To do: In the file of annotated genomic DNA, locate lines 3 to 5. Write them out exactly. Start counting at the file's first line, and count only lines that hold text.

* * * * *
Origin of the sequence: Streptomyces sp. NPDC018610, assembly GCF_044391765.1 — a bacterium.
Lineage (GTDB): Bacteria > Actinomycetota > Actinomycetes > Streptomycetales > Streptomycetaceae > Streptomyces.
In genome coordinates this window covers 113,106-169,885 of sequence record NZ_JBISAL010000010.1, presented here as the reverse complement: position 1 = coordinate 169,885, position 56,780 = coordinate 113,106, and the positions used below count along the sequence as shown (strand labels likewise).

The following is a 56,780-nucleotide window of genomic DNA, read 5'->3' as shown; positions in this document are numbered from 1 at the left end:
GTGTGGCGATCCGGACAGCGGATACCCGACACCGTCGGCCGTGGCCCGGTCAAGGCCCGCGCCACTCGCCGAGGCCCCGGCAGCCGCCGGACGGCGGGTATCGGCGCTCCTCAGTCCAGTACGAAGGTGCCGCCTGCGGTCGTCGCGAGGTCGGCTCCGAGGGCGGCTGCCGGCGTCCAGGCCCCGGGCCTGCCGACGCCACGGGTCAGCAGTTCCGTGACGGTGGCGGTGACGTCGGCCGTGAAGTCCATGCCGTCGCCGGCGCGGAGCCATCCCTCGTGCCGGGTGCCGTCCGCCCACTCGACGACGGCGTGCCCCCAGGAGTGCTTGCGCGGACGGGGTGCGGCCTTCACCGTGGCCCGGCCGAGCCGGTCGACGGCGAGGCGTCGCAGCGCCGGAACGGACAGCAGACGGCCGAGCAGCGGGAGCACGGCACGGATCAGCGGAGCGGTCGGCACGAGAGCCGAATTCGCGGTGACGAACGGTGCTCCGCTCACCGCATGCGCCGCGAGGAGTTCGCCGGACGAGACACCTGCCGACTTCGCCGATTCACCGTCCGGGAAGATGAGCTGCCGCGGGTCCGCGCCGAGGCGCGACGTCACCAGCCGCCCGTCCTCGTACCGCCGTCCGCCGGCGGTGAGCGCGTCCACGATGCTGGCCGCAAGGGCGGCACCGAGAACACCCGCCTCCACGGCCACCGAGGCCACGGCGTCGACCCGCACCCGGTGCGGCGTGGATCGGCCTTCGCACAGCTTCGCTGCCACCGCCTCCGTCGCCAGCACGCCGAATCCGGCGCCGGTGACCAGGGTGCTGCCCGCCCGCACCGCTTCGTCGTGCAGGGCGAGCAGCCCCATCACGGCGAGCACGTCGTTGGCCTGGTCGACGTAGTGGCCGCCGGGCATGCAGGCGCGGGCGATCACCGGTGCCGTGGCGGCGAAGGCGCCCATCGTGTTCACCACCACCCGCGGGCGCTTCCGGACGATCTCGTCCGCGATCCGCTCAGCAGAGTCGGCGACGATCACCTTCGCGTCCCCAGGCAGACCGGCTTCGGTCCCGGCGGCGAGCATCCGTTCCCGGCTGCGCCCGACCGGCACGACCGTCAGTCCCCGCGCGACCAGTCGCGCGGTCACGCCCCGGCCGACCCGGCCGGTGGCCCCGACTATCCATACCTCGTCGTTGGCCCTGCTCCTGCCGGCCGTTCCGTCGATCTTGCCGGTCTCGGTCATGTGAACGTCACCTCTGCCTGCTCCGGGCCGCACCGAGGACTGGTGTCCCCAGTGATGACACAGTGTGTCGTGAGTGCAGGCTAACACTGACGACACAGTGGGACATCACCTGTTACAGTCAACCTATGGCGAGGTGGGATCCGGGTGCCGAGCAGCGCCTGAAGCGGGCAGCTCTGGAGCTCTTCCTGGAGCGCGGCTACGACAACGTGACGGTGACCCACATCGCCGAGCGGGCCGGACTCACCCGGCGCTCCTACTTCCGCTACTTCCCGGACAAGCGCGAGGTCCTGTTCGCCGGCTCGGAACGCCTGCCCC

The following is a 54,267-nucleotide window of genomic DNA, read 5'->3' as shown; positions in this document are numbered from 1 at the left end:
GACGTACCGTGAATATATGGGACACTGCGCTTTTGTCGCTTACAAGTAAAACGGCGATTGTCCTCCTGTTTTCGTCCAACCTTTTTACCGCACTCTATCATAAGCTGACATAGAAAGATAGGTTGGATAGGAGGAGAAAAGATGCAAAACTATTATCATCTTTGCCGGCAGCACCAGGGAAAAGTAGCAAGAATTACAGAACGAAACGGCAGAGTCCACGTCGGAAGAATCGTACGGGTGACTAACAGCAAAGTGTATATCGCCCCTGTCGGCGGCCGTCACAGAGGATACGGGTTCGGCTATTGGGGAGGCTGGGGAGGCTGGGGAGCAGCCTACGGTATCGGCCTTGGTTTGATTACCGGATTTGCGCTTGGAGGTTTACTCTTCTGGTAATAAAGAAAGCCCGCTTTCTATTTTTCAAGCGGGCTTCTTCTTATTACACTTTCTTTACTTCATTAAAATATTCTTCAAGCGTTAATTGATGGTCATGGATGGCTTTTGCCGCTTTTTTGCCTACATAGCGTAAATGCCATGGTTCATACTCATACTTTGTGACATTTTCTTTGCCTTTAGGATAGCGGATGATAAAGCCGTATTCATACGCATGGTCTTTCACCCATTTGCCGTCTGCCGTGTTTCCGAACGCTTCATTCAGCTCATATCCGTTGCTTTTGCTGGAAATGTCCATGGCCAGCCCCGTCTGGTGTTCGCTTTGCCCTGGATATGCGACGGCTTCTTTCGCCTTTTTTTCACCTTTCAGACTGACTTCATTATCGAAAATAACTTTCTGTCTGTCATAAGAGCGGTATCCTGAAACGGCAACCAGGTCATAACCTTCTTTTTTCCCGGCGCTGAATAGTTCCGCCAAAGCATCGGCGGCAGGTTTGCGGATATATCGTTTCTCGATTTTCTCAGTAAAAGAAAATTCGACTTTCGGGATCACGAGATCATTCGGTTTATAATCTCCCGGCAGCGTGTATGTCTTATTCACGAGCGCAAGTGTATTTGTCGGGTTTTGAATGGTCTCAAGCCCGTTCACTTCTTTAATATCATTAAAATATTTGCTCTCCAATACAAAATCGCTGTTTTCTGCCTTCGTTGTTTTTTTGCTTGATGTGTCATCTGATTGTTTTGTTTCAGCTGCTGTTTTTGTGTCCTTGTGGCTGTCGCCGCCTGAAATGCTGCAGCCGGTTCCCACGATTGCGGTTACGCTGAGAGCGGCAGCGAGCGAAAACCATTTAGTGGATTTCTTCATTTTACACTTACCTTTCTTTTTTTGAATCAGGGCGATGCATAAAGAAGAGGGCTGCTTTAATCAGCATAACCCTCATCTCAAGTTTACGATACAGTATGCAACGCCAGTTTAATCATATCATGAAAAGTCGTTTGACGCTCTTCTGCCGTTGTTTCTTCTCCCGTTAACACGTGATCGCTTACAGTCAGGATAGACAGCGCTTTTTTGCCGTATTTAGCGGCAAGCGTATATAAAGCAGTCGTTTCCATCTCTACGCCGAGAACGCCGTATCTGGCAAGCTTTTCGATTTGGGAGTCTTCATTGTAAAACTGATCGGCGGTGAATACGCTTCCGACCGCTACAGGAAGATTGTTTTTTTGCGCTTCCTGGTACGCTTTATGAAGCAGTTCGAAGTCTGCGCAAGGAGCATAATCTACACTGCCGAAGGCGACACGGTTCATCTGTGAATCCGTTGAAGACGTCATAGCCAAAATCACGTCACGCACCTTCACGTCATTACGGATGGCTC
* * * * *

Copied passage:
In genome coordinates this window covers 113,106-169,885 of sequence record NZ_JBISAL010000010.1, presented here as the reverse complement: position 1 = coordinate 169,885, position 56,780 = coordinate 113,106, and the positions used below count along the sequence as shown (strand labels likewise).

The following is a 56,780-nucleotide window of genomic DNA, read 5'->3' as shown; positions in this document are numbered from 1 at the left end:
GTGTGGCGATCCGGACAGCGGATACCCGACACCGTCGGCCGTGGCCCGGTCAAGGCCCGCGCCACTCGCCGAGGCCCCGGCAGCCGCCGGACGGCGGGTATCGGCGCTCCTCAGTCCAGTACGAAGGTGCCGCCTGCGGTCGTCGCGAGGTCGGCTCCGAGGGCGGCTGCCGGCGTCCAGGCCCCGGGCCTGCCGACGCCACGGGTCAGCAGTTCCGTGACGGTGGCGGTGACGTCGGCCGTGAAGTCCATGCCGTCGCCGGCGCGGAGCCATCCCTCGTGCCGGGTGCCGTCCGCCCACTCGACGACGGCGTGCCCCCAGGAGTGCTTGCGCGGACGGGGTGCGGCCTTCACCGTGGCCCGGCCGAGCCGGTCGACGGCGAGGCGTCGCAGCGCCGGAACGGACAGCAGACGGCCGAGCAGCGGGAGCACGGCACGGATCAGCGGAGCGGTCGGCACGAGAGCCGAATTCGCGGTGACGAACGGTGCTCCGCTCACCGCATGCGCCGCGAGGAGTTCGCCGGACGAGACACCTGCCGACTTCGCCGATTCACCGTCCGGGAAGATGAGCTGCCGCGGGTCCGCGCCGAGGCGCGACGTCACCAGCCGCCCGTCCTCGTACCGCCGTCCGCCGGCGGTGAGCGCGTCCACGATGCTGGCCGCAAGGGCGGCACCGAGAACACCCGCCTCCACGGCCACCGAGGCCACGGCGTCGACCCGCACCCGGTGCGGCGTGGATCGGCCTTCGCACAGCTTCGCTGCCACCGCCTCCGTCGCCAGCACGCCGAATCCGGCGCCGGTGACCAGGGTGCTGCCCGCCCGCACCGCTTCGTCGTGCAGGGCGAGCAGCCCCATCACGGCGAGCACGTCGTTGGCCTGGTCGACGTAGTGGCCGCCGGGCATGCAGGCGCGGGCGATCACCGGTGCCGTGGCGGCGAAGGCGCCCATCGTGTTCACCACCACCCGCGGGCGCTTCCGGACGATCTCGTCCGCGATCCGCTCAGCAGAGTCGGCGACGATCACCTTCGCGTCCCCAGGCAGACCGGCTTCGGTCCCGGCGGCGAGCATCCGTTCCCGGCTGCGCCCGACCGGCACGACCGTCAGTCCCCGCGCGACCAGTCGCGCGGTCACGCCCCGGCCGACCCGGCCGGTGGCCCCGACTATCCATACCTCGTCGTTGGCCCTGCTCCTGCCGGCCGTTCCGTCGATCTTGCCGGTCTCGGTCATGTGAACGTCACCTCTGCCTGCTCCGGGCCGCACCGAGGACTGGTGTCCCCAGTGATGACACAGTGTGTCGTGAGTGCAGGCTAACACTGACGACACAGTGGGACATCACCTGTTACAGTCAACCTATGGCGAGGTGGGATCCGGGTGCCGAGCAGCGCCTGAAGCGGGCAGCTCTGGAGCTCTTCCTGGAGCGCGGCTACGACAACGTGACGGTGACCCACATCGCCGAGCGGGCCGGACTCACCCGGCGCTCCTACTTCCGCTACTTCCCGGACAAGCGCGAGGTCCTGTTCGCCGGCTCGGAACGCCTGCCCC